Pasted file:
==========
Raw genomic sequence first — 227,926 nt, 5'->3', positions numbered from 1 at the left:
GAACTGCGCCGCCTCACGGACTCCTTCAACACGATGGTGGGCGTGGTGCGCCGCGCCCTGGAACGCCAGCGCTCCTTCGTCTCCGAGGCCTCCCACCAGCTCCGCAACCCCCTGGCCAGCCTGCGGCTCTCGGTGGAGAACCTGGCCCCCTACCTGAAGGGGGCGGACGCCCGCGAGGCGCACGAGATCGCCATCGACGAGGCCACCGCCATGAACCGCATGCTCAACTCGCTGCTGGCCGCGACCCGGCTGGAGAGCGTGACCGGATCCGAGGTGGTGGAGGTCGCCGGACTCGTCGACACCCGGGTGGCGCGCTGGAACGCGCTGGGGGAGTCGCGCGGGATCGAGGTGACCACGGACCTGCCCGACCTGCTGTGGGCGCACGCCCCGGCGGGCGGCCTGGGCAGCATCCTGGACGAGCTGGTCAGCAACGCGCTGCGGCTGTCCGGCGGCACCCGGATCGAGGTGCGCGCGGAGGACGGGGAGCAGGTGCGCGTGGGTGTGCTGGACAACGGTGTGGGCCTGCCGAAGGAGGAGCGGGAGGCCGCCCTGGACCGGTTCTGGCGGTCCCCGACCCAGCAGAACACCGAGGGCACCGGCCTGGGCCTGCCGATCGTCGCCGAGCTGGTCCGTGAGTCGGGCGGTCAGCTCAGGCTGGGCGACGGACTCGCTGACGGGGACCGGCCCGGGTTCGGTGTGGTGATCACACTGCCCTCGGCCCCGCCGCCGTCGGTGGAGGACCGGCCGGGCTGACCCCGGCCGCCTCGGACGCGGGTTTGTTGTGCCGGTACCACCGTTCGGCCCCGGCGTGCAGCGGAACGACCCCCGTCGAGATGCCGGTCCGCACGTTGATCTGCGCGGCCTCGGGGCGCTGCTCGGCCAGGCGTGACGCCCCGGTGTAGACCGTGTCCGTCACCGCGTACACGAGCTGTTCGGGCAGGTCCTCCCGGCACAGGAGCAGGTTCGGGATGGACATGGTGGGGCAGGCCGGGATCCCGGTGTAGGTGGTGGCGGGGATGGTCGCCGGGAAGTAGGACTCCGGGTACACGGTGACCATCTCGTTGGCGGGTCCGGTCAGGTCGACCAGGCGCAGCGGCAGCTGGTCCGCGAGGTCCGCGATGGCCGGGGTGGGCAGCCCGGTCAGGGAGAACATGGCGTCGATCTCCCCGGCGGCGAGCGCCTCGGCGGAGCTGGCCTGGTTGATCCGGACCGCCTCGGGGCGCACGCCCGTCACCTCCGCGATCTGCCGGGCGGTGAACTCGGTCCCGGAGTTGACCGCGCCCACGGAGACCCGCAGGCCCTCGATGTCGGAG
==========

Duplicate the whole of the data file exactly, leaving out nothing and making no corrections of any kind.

Raw genomic sequence first — 227,926 nt, 5'->3', positions numbered from 1 at the left:
GAACTGCGCCGCCTCACGGACTCCTTCAACACGATGGTGGGCGTGGTGCGCCGCGCCCTGGAACGCCAGCGCTCCTTCGTCTCCGAGGCCTCCCACCAGCTCCGCAACCCCCTGGCCAGCCTGCGGCTCTCGGTGGAGAACCTGGCCCCCTACCTGAAGGGGGCGGACGCCCGCGAGGCGCACGAGATCGCCATCGACGAGGCCACCGCCATGAACCGCATGCTCAACTCGCTGCTGGCCGCGACCCGGCTGGAGAGCGTGACCGGATCCGAGGTGGTGGAGGTCGCCGGACTCGTCGACACCCGGGTGGCGCGCTGGAACGCGCTGGGGGAGTCGCGCGGGATCGAGGTGACCACGGACCTGCCCGACCTGCTGTGGGCGCACGCCCCGGCGGGCGGCCTGGGCAGCATCCTGGACGAGCTGGTCAGCAACGCGCTGCGGCTGTCCGGCGGCACCCGGATCGAGGTGCGCGCGGAGGACGGGGAGCAGGTGCGCGTGGGTGTGCTGGACAACGGTGTGGGCCTGCCGAAGGAGGAGCGGGAGGCCGCCCTGGACCGGTTCTGGCGGTCCCCGACCCAGCAGAACACCGAGGGCACCGGCCTGGGCCTGCCGATCGTCGCCGAGCTGGTCCGTGAGTCGGGCGGTCAGCTCAGGCTGGGCGACGGACTCGCTGACGGGGACCGGCCCGGGTTCGGTGTGGTGATCACACTGCCCTCGGCCCCGCCGCCGTCGGTGGAGGACCGGCCGGGCTGACCCCGGCCGCCTCGGACGCGGGTTTGTTGTGCCGGTACCACCGTTCGGCCCCGGCGTGCAGCGGAACGACCCCCGTCGAGATGCCGGTCCGCACGTTGATCTGCGCGGCCTCGGGGCGCTGCTCGGCCAGGCGTGACGCCCCGGTGTAGACCGTGTCCGTCACCGCGTACACGAGCTGTTCGGGCAGGTCCTCCCGGCACAGGAGCAGGTTCGGGATGGACATGGTGGGGCAGGCCGGGATCCCGGTGTAGGTGGTGGCGGGGATGGTCGCCGGGAAGTAGGACTCCGGGTACACGGTGACCATCTCGTTGGCGGGTCCGGTCAGGTCGACCAGGCGCAGCGGCAGCTGGTCCGCGAGGTCCGCGATGGCCGGGGTGGGCAGCCCGGTCAGGGAGAACATGGCGTCGATCTCCCCGGCGGCGAGCGCCTCGGCGGAGCTGGCCTGGTTGATCCGGACCGCCTCGGGGCGCACGCCCGTCACCTCCGCGATCTGCCGGGCGGTGAACTCGGTCCCGGAGTTGACCGCGCCCACGGAGACCCGCAGGCCCTCGATGTCGGAG